From coverage of last night’s Project DeRenne concept unveiling last night provided by WSAV, WTOC and the Savannah Morning News, you might get the idea that the mood in room was particularly contentious. I didn’t get that impression. And I was sitting a couple chairs away from a local business owner, who rose during the question and answer session and demanded to know why she felt everything had already been decided. She asked why she was distrustful.
Tough questions. Explaining to a person why they feel a certain way is difficult. Naturally, reporters were lining up to talk with her afterward. Other questions centered on how the project would be funded and if “government money” would be necessary to realize some of the impressive developments depicted in drawings. Another good question.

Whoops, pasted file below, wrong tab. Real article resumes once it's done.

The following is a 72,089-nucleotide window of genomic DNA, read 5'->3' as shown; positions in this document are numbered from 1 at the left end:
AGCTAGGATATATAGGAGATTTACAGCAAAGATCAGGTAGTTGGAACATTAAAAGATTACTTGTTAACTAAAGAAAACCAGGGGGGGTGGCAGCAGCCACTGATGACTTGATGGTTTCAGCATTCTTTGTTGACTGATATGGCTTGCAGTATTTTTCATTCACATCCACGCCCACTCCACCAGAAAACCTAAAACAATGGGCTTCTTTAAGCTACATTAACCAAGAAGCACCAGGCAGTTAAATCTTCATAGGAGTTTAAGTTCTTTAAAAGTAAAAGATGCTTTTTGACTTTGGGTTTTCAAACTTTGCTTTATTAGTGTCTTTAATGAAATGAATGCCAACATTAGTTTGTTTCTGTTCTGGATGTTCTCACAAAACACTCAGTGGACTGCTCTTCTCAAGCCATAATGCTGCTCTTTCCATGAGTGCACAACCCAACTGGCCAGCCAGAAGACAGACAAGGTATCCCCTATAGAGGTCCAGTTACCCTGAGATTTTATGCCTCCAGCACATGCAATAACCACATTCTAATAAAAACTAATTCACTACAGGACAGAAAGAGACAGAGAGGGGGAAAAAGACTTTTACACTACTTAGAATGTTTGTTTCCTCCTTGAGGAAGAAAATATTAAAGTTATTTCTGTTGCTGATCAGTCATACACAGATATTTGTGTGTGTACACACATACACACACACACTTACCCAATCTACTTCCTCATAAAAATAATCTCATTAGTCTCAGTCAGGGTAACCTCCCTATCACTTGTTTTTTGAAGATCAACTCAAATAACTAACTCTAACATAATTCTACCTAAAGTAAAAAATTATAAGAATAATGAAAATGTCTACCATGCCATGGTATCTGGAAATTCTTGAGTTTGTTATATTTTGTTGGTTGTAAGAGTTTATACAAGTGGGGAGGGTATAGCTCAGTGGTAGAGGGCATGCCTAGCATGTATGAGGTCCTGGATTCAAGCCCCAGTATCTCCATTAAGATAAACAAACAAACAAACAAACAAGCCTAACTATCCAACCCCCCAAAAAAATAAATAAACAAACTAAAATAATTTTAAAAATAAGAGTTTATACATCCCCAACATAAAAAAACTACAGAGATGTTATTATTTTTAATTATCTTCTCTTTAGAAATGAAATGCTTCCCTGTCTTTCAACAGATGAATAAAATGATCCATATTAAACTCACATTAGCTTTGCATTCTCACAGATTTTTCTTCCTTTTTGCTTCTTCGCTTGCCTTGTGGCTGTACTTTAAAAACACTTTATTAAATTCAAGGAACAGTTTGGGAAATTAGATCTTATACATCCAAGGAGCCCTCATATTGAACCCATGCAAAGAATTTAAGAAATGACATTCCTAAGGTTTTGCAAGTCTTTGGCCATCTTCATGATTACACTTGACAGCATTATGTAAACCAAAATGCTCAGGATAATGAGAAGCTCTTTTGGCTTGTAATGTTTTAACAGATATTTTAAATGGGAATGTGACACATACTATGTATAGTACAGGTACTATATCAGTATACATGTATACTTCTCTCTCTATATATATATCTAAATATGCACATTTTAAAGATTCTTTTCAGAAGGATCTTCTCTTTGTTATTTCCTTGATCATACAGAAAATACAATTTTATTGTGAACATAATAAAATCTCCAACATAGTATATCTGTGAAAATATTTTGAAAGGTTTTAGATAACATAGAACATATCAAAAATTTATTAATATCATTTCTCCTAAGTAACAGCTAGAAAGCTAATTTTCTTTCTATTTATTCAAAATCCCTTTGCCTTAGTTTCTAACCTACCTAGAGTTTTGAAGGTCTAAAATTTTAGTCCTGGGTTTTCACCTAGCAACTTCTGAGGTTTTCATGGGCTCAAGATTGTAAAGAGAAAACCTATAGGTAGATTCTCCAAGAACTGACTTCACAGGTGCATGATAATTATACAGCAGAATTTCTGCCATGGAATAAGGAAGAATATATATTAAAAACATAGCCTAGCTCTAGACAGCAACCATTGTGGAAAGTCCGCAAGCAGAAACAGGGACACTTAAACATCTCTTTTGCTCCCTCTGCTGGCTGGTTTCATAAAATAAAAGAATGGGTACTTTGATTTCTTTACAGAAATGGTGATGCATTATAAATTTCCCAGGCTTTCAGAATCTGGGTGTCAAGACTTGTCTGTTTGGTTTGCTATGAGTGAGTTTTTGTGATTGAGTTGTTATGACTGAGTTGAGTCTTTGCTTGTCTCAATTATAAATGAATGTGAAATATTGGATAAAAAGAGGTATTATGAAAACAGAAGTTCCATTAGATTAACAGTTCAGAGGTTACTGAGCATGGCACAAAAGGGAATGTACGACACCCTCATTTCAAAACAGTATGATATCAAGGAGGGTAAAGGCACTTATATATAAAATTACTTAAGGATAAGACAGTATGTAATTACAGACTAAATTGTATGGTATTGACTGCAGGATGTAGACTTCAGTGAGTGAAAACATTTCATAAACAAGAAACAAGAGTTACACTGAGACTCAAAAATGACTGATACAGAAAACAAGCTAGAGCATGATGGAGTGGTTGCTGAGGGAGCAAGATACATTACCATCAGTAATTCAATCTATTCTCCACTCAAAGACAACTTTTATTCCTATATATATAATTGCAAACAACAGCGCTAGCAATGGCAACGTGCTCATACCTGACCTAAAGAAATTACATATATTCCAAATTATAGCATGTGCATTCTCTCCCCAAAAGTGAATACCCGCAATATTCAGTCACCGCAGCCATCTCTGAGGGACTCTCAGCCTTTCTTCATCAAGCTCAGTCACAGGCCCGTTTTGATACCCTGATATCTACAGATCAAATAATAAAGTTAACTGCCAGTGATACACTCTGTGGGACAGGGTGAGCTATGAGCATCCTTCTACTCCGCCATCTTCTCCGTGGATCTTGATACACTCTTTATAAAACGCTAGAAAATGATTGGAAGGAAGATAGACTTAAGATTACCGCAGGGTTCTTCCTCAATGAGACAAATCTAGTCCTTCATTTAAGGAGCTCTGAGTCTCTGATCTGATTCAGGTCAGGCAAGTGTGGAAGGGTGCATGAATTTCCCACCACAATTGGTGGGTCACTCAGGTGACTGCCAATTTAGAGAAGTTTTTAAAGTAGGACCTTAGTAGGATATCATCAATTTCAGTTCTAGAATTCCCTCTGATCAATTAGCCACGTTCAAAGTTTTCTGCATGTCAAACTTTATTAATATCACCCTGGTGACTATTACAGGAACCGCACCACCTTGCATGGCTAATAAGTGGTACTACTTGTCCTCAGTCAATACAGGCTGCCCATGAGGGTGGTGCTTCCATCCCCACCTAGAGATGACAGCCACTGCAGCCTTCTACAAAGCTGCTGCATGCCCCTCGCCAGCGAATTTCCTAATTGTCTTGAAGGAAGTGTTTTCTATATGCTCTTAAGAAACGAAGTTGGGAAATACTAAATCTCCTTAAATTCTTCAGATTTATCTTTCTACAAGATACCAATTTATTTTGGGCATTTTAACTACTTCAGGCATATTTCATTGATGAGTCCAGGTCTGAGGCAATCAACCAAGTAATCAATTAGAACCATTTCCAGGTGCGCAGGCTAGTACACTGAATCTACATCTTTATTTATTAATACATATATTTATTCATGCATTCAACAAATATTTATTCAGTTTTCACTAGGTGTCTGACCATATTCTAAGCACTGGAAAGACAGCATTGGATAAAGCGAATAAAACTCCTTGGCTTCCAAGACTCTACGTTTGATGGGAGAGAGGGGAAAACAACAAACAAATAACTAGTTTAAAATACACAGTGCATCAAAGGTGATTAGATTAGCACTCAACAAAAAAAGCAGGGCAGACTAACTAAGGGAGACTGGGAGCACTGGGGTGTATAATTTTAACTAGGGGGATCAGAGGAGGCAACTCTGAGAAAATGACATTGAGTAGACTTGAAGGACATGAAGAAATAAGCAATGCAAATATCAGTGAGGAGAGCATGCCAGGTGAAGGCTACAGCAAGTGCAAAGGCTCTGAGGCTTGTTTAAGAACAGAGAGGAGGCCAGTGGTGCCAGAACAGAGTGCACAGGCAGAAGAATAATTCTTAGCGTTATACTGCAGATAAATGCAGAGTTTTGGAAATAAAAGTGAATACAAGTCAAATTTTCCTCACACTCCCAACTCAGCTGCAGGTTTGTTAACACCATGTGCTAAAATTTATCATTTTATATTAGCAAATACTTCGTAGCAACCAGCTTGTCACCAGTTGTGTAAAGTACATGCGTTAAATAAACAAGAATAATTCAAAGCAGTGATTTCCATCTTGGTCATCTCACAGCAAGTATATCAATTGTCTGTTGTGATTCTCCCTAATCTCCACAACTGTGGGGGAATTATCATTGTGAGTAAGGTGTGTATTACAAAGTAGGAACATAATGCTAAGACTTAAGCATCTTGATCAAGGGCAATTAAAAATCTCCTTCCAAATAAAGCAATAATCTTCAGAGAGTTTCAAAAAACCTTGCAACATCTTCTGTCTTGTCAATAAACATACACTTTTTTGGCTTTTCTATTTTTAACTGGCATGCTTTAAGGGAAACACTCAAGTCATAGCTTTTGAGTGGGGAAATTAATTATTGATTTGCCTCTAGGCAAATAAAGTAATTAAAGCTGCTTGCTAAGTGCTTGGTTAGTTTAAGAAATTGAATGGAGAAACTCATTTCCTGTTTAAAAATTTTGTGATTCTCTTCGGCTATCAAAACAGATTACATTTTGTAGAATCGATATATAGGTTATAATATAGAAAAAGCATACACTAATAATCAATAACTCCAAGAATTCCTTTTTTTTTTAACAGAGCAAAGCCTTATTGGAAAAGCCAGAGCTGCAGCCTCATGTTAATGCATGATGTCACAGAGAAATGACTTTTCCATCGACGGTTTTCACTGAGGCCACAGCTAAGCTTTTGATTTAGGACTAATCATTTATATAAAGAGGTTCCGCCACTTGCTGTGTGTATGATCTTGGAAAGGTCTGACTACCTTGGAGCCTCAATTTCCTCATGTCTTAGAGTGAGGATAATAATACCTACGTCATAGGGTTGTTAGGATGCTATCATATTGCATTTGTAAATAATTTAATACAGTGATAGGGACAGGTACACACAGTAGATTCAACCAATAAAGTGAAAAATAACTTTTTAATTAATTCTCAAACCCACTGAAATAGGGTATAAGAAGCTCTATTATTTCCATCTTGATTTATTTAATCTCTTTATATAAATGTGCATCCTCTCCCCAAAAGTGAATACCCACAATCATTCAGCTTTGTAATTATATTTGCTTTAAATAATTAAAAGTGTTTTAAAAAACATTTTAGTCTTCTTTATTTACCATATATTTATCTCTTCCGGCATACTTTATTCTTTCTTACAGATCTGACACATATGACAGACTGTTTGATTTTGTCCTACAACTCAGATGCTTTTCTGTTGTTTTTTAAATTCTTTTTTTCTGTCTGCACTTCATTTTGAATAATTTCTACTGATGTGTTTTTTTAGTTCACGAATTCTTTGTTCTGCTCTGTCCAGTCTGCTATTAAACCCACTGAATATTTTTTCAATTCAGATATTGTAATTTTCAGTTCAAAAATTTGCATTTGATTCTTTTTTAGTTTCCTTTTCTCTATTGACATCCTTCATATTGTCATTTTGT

This kind of skepticism is understandable. When you are looking at one of the most dysfunctional streets in the city, which is edged by some very shabby commercial properties, it’s difficult to imagine a safe, attractive street that’s framed by architecturally distinctive buildings and even parks and monuments. When you have an area that most people want to escape as soon as possible, it takes some imagination to think of it as a destination. Yet getting past what it is to what it could be is the type of mental exercise that will be necessary to transform DeRenne Avenue from a community liability to a civic amenity. Savannah deserves more great places. DeRenne could be one.
Materials presented at last night’s meeting will become available on the Project DeRenne Web site in the coming days.